Our PREVENT Duty
What is the Prevent strategy?
Prevent is a government strategy designed to stop people becoming terrorists or supporting terrorist or extremist causes. The Prevent Strategy covers all types of terrorism and extremism, including the extreme right wing, violent Islamist groups and other causes.
How does the Prevent strategy apply to schools?
From July 2015 all schools (as well as other organisations) have a duty to safeguard children from radicalisation and extremism. This means we, as a school, have a responsibility to protect children from extremist and violent views the same way we protect them from drugs or gang violence. Importantly, we can provide a safe place for pupils to discuss these issues so they better understand how to protect themselves.
What does this mean in practice?
Many of the things we already do in school to help children become positive, happy members of society also contribute to the Prevent strategy. These include:
- Exploring other cultures and religions and promoting diversity
- Challenging prejudices and racist comments
- Developing critical thinking skills and a strong, positive self-identity
- Promoting the spiritual, moral, social and cultural development of pupils, as well as British values such as democracy.
We will also protect children from the risk of radicalisation, for example by using filters on the internet to make sure they can’t access extremist and terrorist material, or by vetting
visitors who come into school to work with pupils.
PREVENT and CHANNEL
Channel is a key element of the Prevent strategy. It is a multi-agency approach to protect people at risk from radicalisation. Channel uses existing collaboration between local authorities, statutory partners (such as health, education, Social Services), the Police and local community.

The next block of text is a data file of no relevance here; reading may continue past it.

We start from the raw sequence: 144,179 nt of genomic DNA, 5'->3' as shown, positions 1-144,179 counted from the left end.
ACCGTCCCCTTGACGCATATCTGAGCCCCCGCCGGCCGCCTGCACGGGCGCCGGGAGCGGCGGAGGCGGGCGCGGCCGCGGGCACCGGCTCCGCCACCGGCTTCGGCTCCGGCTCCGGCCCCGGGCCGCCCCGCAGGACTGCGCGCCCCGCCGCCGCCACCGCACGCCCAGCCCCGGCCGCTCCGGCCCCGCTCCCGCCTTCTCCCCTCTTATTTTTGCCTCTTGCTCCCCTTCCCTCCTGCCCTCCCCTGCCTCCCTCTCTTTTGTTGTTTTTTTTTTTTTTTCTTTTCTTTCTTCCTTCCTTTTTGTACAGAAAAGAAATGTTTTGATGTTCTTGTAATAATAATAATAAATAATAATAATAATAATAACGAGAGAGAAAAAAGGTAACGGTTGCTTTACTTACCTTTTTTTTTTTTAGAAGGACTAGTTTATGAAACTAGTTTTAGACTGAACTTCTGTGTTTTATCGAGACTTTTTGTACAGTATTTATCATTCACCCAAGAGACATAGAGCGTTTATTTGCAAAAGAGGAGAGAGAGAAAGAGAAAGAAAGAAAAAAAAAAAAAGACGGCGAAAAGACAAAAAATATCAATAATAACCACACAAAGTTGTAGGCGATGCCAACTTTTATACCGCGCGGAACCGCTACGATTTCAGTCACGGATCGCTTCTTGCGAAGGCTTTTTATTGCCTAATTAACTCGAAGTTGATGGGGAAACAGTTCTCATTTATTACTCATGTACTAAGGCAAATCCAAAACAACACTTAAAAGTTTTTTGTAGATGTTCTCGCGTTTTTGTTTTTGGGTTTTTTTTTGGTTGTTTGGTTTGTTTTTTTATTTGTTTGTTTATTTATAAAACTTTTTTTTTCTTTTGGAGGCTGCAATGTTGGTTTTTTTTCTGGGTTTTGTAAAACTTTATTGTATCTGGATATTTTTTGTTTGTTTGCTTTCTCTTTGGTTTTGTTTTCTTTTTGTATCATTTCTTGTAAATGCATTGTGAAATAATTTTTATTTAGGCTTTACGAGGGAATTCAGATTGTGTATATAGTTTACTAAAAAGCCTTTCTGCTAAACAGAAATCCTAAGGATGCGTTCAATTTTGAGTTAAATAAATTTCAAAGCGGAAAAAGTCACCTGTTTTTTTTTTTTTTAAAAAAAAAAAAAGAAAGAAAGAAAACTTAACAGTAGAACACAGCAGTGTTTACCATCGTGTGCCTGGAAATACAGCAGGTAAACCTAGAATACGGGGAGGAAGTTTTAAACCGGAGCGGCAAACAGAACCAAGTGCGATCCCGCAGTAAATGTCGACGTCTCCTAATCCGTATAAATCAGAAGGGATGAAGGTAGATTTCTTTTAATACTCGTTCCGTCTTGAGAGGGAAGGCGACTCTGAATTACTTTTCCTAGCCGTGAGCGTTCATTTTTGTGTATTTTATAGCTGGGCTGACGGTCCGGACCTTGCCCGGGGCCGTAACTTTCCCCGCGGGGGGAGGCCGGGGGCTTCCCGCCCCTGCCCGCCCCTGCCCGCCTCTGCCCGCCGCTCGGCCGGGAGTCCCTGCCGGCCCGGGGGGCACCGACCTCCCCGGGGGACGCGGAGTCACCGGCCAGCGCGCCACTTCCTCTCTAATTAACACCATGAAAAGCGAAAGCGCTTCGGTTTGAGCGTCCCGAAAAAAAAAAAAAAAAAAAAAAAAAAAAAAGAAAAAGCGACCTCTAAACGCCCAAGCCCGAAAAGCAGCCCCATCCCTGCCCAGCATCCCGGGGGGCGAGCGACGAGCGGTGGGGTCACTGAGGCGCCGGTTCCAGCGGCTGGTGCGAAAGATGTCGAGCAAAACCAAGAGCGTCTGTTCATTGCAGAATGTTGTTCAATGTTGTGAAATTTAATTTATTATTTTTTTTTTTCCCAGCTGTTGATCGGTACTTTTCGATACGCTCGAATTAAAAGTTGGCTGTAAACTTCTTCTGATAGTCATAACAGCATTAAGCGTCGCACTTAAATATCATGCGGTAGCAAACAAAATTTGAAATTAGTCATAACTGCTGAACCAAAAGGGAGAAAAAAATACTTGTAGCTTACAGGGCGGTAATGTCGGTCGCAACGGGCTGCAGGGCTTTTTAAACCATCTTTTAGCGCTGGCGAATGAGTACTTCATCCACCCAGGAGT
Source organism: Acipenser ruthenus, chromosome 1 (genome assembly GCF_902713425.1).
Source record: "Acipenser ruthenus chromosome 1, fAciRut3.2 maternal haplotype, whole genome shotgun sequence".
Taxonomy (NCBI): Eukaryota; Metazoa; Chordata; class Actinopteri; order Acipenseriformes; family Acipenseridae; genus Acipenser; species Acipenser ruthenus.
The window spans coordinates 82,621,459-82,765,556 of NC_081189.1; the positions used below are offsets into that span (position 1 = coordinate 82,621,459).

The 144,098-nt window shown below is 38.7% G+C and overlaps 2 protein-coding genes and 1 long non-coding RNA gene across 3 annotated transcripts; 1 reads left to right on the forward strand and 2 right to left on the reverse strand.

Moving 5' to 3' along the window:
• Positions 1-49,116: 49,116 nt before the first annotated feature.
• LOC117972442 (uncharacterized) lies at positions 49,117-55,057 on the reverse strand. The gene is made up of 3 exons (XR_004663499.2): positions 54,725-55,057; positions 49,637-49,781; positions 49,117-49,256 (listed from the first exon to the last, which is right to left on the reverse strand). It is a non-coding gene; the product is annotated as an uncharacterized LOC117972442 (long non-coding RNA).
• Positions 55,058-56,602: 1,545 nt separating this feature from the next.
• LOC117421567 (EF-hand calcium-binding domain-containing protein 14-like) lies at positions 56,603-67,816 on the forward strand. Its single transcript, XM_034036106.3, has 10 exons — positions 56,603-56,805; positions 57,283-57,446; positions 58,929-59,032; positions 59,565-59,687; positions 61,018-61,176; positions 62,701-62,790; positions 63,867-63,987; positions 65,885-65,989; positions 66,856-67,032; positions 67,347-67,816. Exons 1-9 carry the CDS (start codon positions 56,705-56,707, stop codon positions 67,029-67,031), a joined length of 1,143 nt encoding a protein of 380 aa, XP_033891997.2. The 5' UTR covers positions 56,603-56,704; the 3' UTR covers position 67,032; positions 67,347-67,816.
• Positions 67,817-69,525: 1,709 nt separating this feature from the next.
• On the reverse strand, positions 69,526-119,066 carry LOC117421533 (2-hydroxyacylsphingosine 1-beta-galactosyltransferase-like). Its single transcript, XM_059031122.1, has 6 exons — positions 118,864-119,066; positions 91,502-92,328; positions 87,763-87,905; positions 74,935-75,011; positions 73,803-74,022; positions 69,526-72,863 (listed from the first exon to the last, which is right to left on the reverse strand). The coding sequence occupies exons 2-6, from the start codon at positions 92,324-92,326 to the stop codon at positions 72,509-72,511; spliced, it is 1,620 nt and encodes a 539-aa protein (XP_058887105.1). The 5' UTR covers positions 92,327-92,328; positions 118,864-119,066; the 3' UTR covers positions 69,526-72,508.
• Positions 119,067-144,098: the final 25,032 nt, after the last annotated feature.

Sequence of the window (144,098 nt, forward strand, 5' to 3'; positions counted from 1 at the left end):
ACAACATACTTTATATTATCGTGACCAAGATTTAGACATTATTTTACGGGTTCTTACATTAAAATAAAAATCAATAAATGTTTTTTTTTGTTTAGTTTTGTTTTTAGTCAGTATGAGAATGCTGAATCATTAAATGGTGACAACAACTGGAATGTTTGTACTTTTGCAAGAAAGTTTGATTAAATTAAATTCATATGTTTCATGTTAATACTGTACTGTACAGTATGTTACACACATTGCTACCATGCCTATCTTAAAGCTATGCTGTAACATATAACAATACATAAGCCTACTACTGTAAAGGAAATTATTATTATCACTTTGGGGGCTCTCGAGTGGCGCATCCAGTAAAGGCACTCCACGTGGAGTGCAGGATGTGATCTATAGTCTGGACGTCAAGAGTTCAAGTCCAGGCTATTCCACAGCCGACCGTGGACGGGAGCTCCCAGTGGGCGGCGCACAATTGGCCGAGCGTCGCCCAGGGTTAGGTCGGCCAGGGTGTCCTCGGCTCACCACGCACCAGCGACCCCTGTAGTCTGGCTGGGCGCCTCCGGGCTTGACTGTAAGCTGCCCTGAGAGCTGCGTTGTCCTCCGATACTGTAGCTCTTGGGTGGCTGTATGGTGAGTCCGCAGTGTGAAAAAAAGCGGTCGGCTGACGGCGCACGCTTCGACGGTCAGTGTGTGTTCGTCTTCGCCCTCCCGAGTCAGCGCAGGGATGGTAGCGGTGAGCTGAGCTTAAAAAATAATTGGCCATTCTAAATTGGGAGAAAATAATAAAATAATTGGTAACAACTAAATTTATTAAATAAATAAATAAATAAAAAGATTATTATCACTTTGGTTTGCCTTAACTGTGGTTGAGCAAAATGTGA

There is a 5 stage process
1. Individual of potential concern is identified
2. Referral made to Prevent Team/Channel Officer
3. Preliminary assessment:
4. Multi agency panel
5. Support package (diversion, mentoring etc)
The PREVENT team are based at Upper Pearson Street, North Shields
- 3 members of staff; Sgt, Prevent Officer; Channel Officer
- Sit within Special Branch
- Will provide help, guidance, support, multi-agency contact
- Will receive internal and external referrals of people of concern
(NB - your concern may have already been raised by another agency)
Useful Contact Numbers
Sunderland Local Contacts for PREVENT
Local Authority: Jane Hibberd
Prevent Co-ordination Lead
Support Officer Council Compliance
Self Assessment Tool on PREVENT
- Anti- Terrorist Hotline Tel:0800 789 321
- Department of Education Counter Extremism helpline Tel: 020 7340 7264 to enable staff and governors to raise concerns relating to extremism directly.
Concerns can also be raised by email to email@example.com
- Northumbria Police’s Prevent Team Tel: 101 extension 63854 or email firstname.lastname@example.org
- Integrated Contact and Referral Team (Together for Children) Tel: 0191 561 7007 (or out of hours 0191 520 5552)
- Adult Safeguarding (Council customer service network) Tel: 0191 5205552
If the child/ young person is at immediate risk of harm, the matter should be reported to the police straight away on 999 or by calling
the Anti-Terrorist hotline on the number above.
THE impact of Covid-19, social isolation and a rise in hateful extremism online is creating a ‘perfect storm’ which is making more young people vulnerable to radicalisation and other forms of grooming.
But parents, friends and families can now get specialist support to stop their loved ones being drawn into harmful activities or groups, with the launch of ACT Early - a new dedicated safeguarding website and advice line from the specialists at Counter Terrorism Policing (CTP).
This new resource will provide advice, guidance and support for anyone who is concerned that someone they know may be at risk from being radicalised by terrorists or extremist content online.